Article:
'Disastrous' Streetspace scheme rules unlawful
Keith Prince AM, Havering and Redbridge
- Credit: City Hall
Transport for London's disastrous Streetspace scheme has been ruled unlawful by the High Court - this must be a wake-up call for the mayor.
The High Court found that Sadiq Khan "took advantage of the pandemic" to push through "radical changes" to our roads with no consultation. Shamefully, the court ruled that the mayor ignored "the needs of people with protected characteristics, including the elderly and disabled".
The United Trade Action Group and Licensed Taxi Drivers Association brought the case to the court after TfL issued a traffic order creating A10 Bishopsgate bus-only corridors, banning access to taxi drivers. The court ruled this "unfair and irrational" scheme failed to recognise black cabs as a mode of public transport and was found to impact "adversely on certain sections of the public".
The High Court's ruling will have ramifications for all the illogical and poorly considered road schemes across London which have been introduced during the pandemic. The lesson from this expensive, chaotic experiment on our streets is clear – the mayor and TfL must listen to Londoners. Without proper consultations, Londoner's voices will not be heard, and damaging measures can be rushed through to our city's detriment.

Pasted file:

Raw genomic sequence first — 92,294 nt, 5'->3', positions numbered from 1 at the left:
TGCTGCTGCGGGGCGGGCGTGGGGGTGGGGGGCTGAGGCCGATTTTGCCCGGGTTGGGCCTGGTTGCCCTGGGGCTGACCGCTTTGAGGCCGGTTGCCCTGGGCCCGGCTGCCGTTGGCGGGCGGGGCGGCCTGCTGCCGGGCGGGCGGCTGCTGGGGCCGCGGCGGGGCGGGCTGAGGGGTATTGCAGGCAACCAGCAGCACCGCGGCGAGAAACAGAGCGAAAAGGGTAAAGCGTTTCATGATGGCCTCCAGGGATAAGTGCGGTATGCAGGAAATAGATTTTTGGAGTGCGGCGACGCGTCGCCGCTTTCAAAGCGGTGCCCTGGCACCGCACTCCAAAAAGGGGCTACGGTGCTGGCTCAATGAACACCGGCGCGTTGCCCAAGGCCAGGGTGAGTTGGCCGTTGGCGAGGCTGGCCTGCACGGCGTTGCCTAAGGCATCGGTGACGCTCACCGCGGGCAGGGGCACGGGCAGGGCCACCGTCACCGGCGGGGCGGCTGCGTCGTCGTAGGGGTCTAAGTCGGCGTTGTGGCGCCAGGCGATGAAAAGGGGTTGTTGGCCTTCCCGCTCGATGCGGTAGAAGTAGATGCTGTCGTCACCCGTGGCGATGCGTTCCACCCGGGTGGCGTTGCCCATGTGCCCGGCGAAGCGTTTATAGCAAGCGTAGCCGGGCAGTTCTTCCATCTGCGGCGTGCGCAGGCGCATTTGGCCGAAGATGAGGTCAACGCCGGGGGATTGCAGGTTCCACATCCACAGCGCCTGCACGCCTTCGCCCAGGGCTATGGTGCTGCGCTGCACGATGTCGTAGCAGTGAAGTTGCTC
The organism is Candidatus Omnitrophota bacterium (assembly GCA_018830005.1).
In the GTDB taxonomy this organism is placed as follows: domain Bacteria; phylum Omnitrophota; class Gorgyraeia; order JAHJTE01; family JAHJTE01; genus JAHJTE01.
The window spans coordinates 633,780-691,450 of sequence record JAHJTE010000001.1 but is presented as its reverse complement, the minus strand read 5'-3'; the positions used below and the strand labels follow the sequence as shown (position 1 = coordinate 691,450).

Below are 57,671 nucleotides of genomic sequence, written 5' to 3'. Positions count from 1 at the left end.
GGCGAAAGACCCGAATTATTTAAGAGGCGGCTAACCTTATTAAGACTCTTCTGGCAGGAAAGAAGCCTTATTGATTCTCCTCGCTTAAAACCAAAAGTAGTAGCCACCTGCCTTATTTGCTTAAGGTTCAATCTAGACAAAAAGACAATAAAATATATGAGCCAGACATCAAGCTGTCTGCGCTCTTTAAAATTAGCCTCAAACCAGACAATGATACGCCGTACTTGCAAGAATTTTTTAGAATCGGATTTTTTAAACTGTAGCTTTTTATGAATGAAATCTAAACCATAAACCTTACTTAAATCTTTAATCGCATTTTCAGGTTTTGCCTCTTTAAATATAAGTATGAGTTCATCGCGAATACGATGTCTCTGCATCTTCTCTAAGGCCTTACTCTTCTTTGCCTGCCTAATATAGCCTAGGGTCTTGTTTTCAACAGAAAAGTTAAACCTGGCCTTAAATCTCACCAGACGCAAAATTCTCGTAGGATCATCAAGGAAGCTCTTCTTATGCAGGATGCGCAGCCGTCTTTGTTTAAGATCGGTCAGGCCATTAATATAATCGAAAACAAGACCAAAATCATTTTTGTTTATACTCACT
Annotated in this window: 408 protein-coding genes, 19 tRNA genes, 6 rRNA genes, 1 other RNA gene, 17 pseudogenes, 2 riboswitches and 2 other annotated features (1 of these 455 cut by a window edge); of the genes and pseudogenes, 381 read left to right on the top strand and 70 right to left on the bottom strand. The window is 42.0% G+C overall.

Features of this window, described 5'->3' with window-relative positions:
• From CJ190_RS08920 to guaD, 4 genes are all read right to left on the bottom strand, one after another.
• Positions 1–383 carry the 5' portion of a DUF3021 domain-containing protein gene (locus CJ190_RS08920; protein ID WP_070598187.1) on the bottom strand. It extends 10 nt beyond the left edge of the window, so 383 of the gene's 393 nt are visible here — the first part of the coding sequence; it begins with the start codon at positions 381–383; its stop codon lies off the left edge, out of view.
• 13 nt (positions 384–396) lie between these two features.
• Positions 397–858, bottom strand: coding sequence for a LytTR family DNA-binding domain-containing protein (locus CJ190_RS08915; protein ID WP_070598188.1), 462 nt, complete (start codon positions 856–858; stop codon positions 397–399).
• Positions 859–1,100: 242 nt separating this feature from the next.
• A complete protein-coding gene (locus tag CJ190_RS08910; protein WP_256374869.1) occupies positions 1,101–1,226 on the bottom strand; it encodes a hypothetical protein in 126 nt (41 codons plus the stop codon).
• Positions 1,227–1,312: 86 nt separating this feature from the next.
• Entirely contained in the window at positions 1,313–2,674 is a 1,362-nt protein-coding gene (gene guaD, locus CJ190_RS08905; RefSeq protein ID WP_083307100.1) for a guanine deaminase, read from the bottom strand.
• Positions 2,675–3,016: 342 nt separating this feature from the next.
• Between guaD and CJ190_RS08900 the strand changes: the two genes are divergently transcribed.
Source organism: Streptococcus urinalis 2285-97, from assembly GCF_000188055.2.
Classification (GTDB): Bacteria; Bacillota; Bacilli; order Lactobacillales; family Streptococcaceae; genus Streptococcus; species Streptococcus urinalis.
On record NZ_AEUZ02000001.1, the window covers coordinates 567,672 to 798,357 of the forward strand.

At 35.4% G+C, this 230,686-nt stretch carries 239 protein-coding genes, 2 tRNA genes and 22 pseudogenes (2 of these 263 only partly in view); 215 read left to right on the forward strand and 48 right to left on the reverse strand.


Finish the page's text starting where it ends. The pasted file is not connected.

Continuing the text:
By failing to consult Londoners on major changes to our city's roads, TfL's efforts to get London moving have backfired disastrously. These rushed anti-car measures have caused congestion, delayed emergency service vehicles, and hurt London's struggling black cabs.
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Sadly, instead of being a wake-up call for the mayor, he's choosing to pursue an expensive appeal which could cost around £500,000 if lost. This will only throw good public money after bad. Sadiq Khan should drop his appeal and learn from the High Court's ruling. The mayor needs to suck it up and accept he's lost instead of wasting more public money on his damaging traffic schemes.
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